In case you haven’t heard, drugs are bad. I know, I know, but it’s even deeper than you think. You see, the decades-strong “War On Drugs” that’s hammered that message deep into the brain of anyone with access to any form of media is itself a cause of human tragedy. To call the anti-drug initiative a failure is an understatement. As opposed protecting the public like countless politicians promised, The “War On Drugs” has clogged prison systems with inmates and created racial and class disparities that unfairly targets disenfranchised urban youths and minorities. Eugene Jarecki’s riveting new documentary The House I Love In studies and exposes the failings of America’s narcotics policies and did so effectively enough to earn the director a Grand Jury Prize at Sundance for his efforts. Given all of the anti-drug propaganda we’re forced to swallow on a daily basis, this bitter pill of a film demands to be seen. Even if you’re well versed in the facts and issues that Jarecki trots out, the material is collected, organized, and presented in such a way that will tear your guts out and infuriate you all over again.
Jarecki enters the story from a personal perspective. Raised in a wealthy white family, he had an African American housekeeper/caregiver growing up who was appropriately named Nannie Jeter. Nannie essentially raised the director, but spent so much time doing so that she sadly had to neglect the upbringing of her own children living in an inner-city community. Her children are now serving time in prison on drug charges and that sets Jarecki out on a 20-state journey to explore the failure of this cultural war. He films/interviews police, inmates, judges, and prison profiteers with impressive candidness and honestly, but perhaps the most intriguing voices in the project come from unlikely sources. The Wire creator David Simon appears throughout the film, drawing from his 12-year background as a police reporter to expose various hypocrisies, while historian Richard Lawrence Miller explores the race issue central to the drug war. Even though only 13% of US crack users are African American (a number representative of their percentage in the population as a whole), 90% of those serving time for charges related to the drug are black. Miller describes drug war as a virtual holocaust with a capitalist, racist system designed to unfairly target a specific community.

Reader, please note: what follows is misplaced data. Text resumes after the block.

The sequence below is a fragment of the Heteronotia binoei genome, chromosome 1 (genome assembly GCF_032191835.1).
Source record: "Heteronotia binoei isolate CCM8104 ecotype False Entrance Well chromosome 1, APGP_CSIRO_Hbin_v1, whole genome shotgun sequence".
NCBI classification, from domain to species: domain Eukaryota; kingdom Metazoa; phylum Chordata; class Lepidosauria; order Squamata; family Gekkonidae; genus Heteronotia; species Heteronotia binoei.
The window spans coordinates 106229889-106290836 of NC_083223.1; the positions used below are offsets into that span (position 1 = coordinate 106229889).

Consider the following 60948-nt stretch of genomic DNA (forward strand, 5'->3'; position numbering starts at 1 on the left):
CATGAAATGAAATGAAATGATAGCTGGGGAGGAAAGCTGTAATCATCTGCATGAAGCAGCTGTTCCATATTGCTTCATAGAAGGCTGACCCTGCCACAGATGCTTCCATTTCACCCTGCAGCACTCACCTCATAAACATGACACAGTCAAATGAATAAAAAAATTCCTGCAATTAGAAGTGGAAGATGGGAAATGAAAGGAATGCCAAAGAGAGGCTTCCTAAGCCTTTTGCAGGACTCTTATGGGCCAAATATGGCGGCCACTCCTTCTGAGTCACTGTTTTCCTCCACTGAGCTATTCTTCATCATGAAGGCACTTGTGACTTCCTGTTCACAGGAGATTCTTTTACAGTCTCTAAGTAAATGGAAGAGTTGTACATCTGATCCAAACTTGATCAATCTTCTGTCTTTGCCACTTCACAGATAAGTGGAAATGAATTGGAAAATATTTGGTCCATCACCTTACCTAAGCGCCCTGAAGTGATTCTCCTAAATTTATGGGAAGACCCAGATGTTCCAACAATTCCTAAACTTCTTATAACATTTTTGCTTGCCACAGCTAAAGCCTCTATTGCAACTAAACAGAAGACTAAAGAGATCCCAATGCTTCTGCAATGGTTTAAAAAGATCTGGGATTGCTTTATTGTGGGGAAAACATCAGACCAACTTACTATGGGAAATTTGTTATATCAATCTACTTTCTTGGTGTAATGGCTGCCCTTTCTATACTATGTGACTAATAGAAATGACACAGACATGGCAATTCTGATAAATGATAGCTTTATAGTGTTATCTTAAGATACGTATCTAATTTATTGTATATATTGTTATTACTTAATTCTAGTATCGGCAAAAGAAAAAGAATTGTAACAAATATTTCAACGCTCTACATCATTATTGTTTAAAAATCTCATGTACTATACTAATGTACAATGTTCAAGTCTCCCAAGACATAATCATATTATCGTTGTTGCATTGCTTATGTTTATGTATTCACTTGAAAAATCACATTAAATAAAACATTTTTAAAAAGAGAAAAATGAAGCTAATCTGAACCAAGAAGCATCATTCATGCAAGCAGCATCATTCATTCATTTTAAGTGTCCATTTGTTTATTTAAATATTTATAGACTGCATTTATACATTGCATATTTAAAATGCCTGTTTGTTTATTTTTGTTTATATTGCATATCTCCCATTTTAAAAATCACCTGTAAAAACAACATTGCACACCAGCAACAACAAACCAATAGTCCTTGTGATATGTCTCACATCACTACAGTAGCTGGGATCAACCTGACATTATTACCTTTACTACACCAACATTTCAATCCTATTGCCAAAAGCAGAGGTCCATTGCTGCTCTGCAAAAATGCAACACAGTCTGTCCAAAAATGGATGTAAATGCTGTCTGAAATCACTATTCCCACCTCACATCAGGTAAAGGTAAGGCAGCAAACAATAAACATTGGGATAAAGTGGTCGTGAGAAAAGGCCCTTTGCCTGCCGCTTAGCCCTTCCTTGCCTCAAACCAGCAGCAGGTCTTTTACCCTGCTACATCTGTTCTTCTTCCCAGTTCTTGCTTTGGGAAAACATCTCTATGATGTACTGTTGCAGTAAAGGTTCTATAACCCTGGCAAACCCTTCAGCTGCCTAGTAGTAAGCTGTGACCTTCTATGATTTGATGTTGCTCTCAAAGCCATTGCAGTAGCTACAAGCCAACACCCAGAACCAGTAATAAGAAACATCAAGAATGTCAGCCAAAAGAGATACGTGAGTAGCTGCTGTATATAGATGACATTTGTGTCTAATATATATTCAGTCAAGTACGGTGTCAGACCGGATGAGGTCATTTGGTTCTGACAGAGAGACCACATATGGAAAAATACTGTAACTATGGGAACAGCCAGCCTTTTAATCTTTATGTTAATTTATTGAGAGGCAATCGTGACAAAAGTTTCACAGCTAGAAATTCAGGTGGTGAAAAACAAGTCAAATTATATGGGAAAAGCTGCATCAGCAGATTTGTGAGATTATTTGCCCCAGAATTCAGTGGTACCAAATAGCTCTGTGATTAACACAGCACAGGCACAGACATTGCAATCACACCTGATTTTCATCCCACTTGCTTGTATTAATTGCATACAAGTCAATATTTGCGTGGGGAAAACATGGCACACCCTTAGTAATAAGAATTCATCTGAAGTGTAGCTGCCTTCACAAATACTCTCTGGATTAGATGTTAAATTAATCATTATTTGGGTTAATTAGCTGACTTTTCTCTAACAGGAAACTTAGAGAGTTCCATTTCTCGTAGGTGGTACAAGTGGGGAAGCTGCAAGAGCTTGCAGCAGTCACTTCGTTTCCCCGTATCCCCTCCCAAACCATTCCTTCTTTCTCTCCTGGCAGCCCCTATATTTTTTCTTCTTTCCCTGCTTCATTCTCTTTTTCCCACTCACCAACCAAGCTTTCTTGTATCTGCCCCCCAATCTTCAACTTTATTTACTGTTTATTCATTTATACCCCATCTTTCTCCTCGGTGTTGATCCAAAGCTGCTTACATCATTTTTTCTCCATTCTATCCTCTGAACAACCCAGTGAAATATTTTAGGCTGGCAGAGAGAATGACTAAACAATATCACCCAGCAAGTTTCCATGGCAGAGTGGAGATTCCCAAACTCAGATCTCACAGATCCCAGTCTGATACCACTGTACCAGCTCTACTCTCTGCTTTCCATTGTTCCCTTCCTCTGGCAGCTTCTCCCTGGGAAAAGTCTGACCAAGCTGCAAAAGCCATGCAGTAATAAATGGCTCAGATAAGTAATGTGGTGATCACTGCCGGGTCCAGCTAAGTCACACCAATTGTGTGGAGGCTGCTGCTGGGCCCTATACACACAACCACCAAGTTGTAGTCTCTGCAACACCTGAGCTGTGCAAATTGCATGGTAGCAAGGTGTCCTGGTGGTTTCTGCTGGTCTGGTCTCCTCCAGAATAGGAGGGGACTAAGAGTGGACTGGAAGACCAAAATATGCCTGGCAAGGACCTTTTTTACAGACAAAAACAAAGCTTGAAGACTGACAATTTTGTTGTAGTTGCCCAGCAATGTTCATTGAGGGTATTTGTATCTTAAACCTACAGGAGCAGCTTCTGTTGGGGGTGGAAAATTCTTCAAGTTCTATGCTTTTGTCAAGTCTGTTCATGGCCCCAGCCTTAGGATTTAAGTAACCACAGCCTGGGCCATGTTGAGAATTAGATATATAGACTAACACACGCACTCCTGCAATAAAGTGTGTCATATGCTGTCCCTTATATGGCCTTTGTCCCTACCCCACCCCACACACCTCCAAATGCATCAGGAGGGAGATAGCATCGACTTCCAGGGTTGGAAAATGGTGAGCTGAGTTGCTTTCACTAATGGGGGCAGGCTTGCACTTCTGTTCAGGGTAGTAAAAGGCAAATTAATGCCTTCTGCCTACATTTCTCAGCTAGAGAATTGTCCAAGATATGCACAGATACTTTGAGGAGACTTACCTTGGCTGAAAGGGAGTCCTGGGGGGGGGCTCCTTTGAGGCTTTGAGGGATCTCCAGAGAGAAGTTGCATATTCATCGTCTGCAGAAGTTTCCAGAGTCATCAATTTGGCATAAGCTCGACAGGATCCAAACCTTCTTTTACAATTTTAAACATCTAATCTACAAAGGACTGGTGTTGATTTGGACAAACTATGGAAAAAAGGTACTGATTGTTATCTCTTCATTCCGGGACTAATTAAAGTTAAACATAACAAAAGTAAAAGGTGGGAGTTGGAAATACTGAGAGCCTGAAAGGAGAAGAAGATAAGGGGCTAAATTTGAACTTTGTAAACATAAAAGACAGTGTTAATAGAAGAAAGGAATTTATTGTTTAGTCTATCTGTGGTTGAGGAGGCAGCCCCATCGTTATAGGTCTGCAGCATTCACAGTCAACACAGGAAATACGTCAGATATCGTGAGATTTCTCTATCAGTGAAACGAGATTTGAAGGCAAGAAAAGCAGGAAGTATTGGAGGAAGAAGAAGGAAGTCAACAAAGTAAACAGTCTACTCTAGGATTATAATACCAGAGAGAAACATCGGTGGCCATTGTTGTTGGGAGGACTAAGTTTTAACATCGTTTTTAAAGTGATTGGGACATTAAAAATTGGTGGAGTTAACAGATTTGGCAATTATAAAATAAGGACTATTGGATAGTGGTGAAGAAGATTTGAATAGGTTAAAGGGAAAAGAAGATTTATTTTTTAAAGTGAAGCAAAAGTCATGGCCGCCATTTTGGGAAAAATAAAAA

That might sound like an exaggeration, but it is in fact a frightening reality. Part of the Reagan administrations disgusting legacy on the drug war was creating a 100:1 disparity in drug charges related to crack versus powder cocaine (for example, someone convicted for possessing 5 grams of crack will receive sentencing equivalent to someone possessing 500 grams of cocaine). The reasoning for this was sadly just as simple as it was dirty. The law was passed in the 80s when Wall Street folks snorted more coke before breakfast than Charlie Sheen’s “wives” huff up in a week, while crack was pretty well confined to the ghettos. The difference between the effects of the drugs was marginal, the only difference was the race and socioeconomic status of the users. Now, Jarecki is quick to acknowledge that the Obama administration lowered the ratio to 18:1, but the scars of that racist policy remain in a prison system overflowing with unfairly prosecuted urban youths who have little to no chance of finding a job on release.